Let your light so shine…

by Mardi3

Last week I watched a documentary about a man who started his career at age twelve, won an Olympic medal by age eighteen, refused to participate in a war that went against his principles, spoke his truths, and modeled a comportment that inspires others to refrain from vulgar word choices in front of women and children. I also learned that his IQ assessment yielded a score that fell in the 70’s. (This was most likely not an accurate assessment of his ability.)

Two things strike me about the life of Muhammad Ali: survival and consistency.

He was very vocal during a time of overt intolerance. Yet, he unabashedly expressed his opinions. Medgar Edgers, John F. Kennedy, Martin Luther King, Jr., and Malcolm X were not so fortunate. They were publicly assassinated because their voices were revolutionary. Interestingly, Mr. Ali’s experience could be viewed as an attempted character assassination because he thought “too highly” of himself.

I do not claim to know all things Muhammad Ali but from the footage that I saw, he was very consistent in his views. You knew exactly what he thought and he did not waver in his assessment whether he was conferring with a president, religious leader, or an opponent in the ring. While growing up I paid little attention to him because of his use of a foul word that is too common today. Now I know that you can and should learn from others regardless of differences.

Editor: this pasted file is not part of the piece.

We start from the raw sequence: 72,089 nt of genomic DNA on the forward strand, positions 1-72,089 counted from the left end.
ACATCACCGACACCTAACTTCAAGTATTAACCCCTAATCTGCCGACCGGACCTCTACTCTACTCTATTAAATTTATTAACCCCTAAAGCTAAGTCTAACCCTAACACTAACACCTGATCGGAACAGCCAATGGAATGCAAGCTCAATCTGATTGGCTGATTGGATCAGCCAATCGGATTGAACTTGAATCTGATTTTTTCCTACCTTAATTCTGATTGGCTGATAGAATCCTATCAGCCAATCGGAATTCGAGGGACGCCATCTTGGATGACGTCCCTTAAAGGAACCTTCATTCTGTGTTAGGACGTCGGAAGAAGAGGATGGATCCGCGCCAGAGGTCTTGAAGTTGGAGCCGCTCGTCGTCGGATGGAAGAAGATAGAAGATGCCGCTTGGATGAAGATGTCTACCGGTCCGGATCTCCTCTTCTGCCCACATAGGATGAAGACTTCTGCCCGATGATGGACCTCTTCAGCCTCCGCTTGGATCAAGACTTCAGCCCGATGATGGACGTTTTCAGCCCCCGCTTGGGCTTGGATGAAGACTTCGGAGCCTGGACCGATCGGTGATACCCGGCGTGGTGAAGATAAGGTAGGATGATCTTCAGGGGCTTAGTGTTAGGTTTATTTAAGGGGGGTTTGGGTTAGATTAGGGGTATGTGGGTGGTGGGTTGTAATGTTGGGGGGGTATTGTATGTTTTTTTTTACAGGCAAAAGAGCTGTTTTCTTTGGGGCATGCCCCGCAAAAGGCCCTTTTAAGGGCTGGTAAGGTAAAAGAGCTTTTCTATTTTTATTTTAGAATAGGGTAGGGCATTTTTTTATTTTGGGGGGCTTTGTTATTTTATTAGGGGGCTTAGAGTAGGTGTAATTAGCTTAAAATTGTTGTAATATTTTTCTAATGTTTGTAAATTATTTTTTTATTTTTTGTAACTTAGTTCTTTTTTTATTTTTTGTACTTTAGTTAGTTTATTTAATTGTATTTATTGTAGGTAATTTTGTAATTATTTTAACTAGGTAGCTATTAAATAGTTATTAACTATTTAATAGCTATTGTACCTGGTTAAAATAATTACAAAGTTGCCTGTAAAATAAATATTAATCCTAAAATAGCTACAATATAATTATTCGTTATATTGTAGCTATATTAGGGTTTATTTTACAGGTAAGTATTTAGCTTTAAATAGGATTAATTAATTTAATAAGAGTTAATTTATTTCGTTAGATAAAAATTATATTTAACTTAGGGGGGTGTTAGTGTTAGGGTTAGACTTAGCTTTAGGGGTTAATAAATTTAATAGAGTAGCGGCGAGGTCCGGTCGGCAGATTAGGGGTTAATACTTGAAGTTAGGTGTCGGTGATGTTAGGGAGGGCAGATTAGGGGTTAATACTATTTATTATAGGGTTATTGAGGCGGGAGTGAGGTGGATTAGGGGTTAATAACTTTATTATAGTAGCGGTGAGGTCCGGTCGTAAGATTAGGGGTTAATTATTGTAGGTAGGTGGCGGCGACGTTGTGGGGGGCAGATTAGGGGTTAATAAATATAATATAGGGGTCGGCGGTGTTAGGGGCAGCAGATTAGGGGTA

As I was watching the documentary, I was thinking about how visible our lives are even when not connected to technology. We may not have huge circles of influence like well-known people but our light shines nonetheless for good or bad. Neighbors and strangers pick up on how we treat people by our word choices and by the things that we choose to do. With a bit of observation, they can often suss out what our brains most regularly ingest. Frankly, we are almost always visible to some degree and in those times when we think we are unseen, our character is often revealed.

Moses had to wear a vail because of his experiences with the Word. People feared him because of how brightly his light shined. It is an interesting point to ponder: does my light consistently represent my faith and principles?

Passage to Ponder:

Matthew 5:16

Let your light so shine before men, that they may see your good works, and glorify your Father which is in heaven.

Blessings,

12/52

 

 

 

 

 

 

 

 

 

 

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